SCOTT SIMON, HOST:
Mary O's in New York City's East Village has had a rough pandemic. It had to close just a couple of days before St. Patrick's Day in March 2020, sort of like a candy cane shop that has to shut down before the Christmas rush. Mary O's owner is Mary O'Halloran, and she kept some of the bills paid by catering food for emergency workers with the help of her children and some regulars. She has found perhaps a little gold in her soda bread scones. People began to order boxes of them after NY1 featured the bar. Then the site Humans of New York profiled Mary O'Halloran a couple of weeks ago. And she has since sold more than $1 million in scones. Mary O'Halloran joins us now from her bar in New York.
Thanks so much for being with us.
MARY O'HALLORAN: How are you? Thanks for having me.
SIMON: We're fine. How are you? It looks different than it did in the first days of the pandemic for you now?
O'HALLORAN: Yes, definitely. Totally different, that's for sure.
SIMON: Uh-huh. Well, would you mind telling us what those early days were like? Months, really.
O'HALLORAN: I did some catering for FEMA workers in the early days of COVID. And, basically, I spent months and months and months and months in here by myself with my kids trying to survive. You know, sometimes, people would come and maybe order, like, the family-style shepherd's pie or something to pick up, but that was basically it. So it was pretty rough days.
SIMON: So how did the idea to start selling scones take off?
O'HALLORAN: Well, I have a traditional Irish music session every Thursday night at Mary O's. And the girl who leads it, Caitlin Warbelow, she put it out as a virtual session. And Caitlin used to always say to me, Mary, you should sell those Irish soda bread scones online. I'm telling you, she's like, people will go crazy for them. And eventually, Caitlin was like, I'm just setting it up for you. We're going to do it. And so they set up a website for me. And then they also put up a thing where you could buy shepherd's pies for New Yorkers in need. Two weeks ago, the guy from Humans of New York came, and it just all went from there.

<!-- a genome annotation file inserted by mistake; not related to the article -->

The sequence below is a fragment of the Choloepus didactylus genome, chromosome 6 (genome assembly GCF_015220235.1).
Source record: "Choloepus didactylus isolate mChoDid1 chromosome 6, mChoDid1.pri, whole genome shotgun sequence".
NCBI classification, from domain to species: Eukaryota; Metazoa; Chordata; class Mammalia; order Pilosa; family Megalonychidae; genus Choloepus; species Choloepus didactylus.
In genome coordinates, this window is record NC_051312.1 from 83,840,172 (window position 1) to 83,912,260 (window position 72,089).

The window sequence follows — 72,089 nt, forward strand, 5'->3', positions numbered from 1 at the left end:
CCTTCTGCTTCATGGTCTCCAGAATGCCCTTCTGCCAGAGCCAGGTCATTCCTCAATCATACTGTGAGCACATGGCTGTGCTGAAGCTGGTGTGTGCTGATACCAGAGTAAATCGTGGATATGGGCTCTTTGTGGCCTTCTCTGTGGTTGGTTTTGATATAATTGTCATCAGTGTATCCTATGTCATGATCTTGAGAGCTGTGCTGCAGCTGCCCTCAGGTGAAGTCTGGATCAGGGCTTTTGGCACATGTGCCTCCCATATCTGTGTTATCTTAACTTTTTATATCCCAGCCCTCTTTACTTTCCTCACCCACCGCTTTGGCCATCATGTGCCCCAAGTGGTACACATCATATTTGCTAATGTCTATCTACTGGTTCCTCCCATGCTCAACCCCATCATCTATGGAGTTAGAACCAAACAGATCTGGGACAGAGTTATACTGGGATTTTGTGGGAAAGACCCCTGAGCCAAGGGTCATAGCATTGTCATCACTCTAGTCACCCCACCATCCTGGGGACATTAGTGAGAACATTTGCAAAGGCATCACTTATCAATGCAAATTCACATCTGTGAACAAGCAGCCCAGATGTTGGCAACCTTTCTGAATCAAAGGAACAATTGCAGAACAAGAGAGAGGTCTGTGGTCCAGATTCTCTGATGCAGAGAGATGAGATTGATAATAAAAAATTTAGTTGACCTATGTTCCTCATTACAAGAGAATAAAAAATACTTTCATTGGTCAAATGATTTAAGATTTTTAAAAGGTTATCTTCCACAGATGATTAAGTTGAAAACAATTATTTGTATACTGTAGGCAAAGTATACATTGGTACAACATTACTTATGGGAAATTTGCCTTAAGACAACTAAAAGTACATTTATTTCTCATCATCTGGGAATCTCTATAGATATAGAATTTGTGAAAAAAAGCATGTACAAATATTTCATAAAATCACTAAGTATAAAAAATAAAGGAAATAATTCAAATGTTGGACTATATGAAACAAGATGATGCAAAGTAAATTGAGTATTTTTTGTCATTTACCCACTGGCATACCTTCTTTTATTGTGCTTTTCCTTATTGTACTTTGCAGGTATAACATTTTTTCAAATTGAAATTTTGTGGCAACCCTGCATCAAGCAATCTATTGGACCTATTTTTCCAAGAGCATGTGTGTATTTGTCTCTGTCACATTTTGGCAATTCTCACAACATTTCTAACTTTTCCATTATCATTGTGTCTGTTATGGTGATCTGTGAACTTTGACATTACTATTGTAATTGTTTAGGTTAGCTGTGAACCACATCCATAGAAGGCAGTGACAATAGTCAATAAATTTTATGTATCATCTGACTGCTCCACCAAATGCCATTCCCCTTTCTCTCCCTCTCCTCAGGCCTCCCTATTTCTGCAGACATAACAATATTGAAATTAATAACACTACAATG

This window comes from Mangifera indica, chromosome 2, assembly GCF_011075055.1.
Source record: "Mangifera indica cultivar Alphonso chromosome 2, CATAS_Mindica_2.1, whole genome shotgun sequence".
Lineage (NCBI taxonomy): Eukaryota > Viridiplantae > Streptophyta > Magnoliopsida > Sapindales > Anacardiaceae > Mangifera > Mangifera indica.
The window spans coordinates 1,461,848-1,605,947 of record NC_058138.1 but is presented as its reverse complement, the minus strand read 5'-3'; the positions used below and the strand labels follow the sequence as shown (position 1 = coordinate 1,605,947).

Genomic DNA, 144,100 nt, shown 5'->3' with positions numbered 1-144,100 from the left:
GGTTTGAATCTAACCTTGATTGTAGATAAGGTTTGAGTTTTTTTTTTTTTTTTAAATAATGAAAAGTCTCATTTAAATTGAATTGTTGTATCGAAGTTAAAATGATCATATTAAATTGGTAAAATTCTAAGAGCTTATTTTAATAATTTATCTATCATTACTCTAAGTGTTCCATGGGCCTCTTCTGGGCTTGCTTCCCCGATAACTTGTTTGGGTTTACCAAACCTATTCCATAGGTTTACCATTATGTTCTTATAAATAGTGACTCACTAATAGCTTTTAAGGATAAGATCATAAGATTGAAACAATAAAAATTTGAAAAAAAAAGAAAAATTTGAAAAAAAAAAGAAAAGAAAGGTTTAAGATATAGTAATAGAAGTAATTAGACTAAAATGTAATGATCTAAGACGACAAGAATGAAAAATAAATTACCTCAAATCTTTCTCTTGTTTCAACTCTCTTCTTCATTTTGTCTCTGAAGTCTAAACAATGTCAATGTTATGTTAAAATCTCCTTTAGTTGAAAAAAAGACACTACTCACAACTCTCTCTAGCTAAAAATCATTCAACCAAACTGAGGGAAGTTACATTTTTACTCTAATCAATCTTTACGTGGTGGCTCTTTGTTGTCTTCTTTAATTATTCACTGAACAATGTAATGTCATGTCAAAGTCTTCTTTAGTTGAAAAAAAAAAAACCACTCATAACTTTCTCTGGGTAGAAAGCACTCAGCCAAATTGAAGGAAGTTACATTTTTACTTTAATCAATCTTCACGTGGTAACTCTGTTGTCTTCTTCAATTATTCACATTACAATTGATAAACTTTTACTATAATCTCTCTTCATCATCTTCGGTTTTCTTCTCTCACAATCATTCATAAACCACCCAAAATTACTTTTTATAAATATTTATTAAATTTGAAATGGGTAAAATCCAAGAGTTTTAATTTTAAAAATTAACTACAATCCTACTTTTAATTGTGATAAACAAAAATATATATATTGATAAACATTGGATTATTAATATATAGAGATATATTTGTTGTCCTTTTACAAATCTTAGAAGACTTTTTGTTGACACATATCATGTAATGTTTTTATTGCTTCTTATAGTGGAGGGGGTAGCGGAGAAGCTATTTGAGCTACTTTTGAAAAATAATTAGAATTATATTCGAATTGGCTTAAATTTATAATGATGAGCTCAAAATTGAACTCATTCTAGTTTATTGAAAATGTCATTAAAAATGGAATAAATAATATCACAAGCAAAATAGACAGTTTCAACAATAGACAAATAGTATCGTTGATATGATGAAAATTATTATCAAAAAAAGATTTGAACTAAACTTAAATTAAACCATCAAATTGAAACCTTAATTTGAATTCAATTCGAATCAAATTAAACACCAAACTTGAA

SIMON: A million dollars worth of scones have been ordered. How many scones is that?
O'HALLORAN: Well, right now, there's probably about - like, it's over 30,000 boxes of scones.
SIMON: Oh, mercy. That's a - you must have the oven going full time now.
O'HALLORAN: Well, no, actually. So because there's so many orders, it's completely impossible for me to do them in my kitchen. I have contacted my son's high school to do possibly three events where we will do scone baking. And I want to make sure that all the scone boxes go out exactly the way they would have gone out before Humans of New York came here. I would never have thought that people would buy scones at $30 a box and pay for shipping. Like, that was just way beyond my thinking. You know, Erin (ph) was here when he did the interview, and he had chit chatted back and forth with her.
SIMON: Erin is your daughter, of course.
O'HALLORAN: She was drawing when he was here, and he was like, let's put a special drawing in from Erin. And then I just need to make sure that everybody gets it the way it should be. Every time I talk about that part, I start to cry. It's terrible, and, like, I'm so...
SIMON: It's not terrible. It's beautiful.
O'HALLORAN: Yeah. People just come out of the woodwork. Like, I try to always keep the good side out, you know, and that's part of working in a bar. You have to. You know, but there's just something special about those damn scones...
O'HALLORAN: ...Because it's like something you get just from your mother. You know, it's not fussy. There's nothing fancy about it. It's just, like, wrapped up and put in. It's very neat and simple. But yeah, there's something about them.
SIMON: Mary O'Halloran owns Mary O's in New York's East Village. Thanks so much.
O'HALLORAN: Thank you.
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